Krasnobrod is an administrative part of the county of Zamosc and of the province of Lublin. The city is located in south-eastern Poland amid the picturesque hills of the Lublin and Roztocze Uplands and in the valley of the headwaters of the River Wieprz. Due to its location in the Central Roztocze, Krasnobrod has often been called the „Heart of the Roztocze”. The highest hills surrounding Krasnobrod are Chelmowa Mount, formerly known as Mount Ksiaz with a height of 336 metres above sea level and a hill with an abandoned quarry. The highest elevation of the Central Roztocze range is Mount Wapielnia (387m above sea level) which stands at the outskirts of the Krasnobrod municipality. The city lies within the Krasnobrod Landscape Park and adjacent to the Roztocze National Park.

This characteristic lowland spa centre has a mildly stimulating climate which is majorly influenced by the topography of the region. The densely forested hilly slopes of pine fir and beech trees provide shelter from strong winds. The spa resort itself is located in an area of good air quality as there is no pollution and the profuse coniferous forests are an abundant source of natural essential oils that are useful in the treatment of repository ailments. Apart from the bioclimatic conditions the natural elements utilised in Krasnobrod spa treatments are the natural healing waters with traces of sodium chlorides and bromide and iodine and the locally sources therapeutic mud.

The first known owners of Krasnobrod were the Lipski family when in 1576 the town received its civic rights from king Zygmunt III Vasa. At the time the town lay on border of the Ruthenian and Belz Provinces. Over the centuries, the town changed hands many times and was owned by some of the most important families in Poland which included the Leszczynski, Zamoyski, Tarnowski and Jackowski and since 1880 the Fudakowski families. Because of its remoteness from major trade routes and the barren, sandy soil of this area the town was never a large or prosperous urban centre. Until World War II the ethnic and religious structure of the city remained constant. By the second half of the 19th century the community was mainly made up of Poles (Catholics) and Jews who began settling here from the second half of the 16th century. Ruthenians only made up a small proportion of the town and the surrounding areas.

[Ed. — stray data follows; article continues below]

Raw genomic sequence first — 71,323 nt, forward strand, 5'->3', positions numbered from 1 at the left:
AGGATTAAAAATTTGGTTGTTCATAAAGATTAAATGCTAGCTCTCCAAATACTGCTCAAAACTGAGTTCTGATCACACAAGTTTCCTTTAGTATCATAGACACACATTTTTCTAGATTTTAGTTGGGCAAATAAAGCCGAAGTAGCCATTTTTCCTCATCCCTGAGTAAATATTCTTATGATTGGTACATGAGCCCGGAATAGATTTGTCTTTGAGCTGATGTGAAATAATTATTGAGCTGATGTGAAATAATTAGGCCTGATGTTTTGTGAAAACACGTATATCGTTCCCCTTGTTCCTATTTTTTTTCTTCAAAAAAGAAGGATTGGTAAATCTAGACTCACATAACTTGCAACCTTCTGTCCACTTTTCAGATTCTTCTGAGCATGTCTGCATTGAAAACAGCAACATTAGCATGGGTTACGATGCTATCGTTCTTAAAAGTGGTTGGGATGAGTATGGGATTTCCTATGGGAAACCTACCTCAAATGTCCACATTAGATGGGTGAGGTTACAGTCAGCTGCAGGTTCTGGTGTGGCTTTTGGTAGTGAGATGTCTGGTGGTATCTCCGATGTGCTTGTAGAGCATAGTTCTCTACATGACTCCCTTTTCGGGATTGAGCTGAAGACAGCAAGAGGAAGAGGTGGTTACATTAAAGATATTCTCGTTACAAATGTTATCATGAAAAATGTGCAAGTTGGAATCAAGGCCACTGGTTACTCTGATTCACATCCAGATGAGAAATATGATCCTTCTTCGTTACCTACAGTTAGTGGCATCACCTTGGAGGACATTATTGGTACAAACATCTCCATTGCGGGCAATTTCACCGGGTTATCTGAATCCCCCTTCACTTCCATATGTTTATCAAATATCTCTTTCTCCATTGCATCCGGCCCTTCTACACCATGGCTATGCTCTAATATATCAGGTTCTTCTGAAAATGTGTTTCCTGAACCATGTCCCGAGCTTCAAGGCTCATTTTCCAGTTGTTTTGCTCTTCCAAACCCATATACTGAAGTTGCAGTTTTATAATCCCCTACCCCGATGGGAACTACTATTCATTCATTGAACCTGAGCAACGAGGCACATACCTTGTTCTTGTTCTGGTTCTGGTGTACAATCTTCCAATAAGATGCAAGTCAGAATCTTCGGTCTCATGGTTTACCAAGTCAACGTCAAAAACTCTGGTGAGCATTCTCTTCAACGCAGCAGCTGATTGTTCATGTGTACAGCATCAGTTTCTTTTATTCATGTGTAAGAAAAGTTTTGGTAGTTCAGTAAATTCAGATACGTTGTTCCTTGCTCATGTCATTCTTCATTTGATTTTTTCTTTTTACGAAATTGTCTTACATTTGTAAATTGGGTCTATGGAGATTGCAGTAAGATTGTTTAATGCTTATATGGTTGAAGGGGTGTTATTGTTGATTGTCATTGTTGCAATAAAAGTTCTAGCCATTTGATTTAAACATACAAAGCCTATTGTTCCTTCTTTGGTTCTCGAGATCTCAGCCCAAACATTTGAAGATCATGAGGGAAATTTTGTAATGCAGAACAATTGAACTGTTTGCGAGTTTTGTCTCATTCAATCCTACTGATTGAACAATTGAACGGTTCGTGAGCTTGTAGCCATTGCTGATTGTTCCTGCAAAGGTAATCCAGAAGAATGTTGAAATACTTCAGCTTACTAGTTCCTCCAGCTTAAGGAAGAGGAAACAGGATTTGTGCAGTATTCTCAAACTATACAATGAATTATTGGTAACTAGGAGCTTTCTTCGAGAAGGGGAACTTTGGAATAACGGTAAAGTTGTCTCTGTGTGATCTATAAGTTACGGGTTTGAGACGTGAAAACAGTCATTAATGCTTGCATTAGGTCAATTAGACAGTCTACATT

The beginnings of organised spa resort activity can be traced back to 1884. It was at this time that a sanatorium was opened here specialising in the treatment of tuberculosis but because of financial constraints was forced to close. Another sanatorium was opened in 1934 but its development was halted due to the outbreak of World War II when as a result of bombing the spa facility was totally destroyed. Reconstruction work began immediately after the war and the sanatorium for the treatment of tuberculosis in children was opened in 1950 in the Fudakowski Palace which was adapted for general health care after only two years. By 1957 further rebuilding work resulted in a facility for children’s rehabilitation that specialised in t he the treatment of rheumatism. The tradition of treating children continues to this day in Krasnobrod which include musculoskeletal disorders and diseases of the neuromuscular junction and the respiratory system. Adults can only be treated as outpatients only.

Krasnobrod is not only a spa resort but also a tourist resort within the Central Roztocze. In the summer the most popular form of recreation is found in and around the lakes formed by the River Wieprz while in winter the main attraction is the 500m long ski slope on Mount Chelmowa that is illuminated for use late into the night.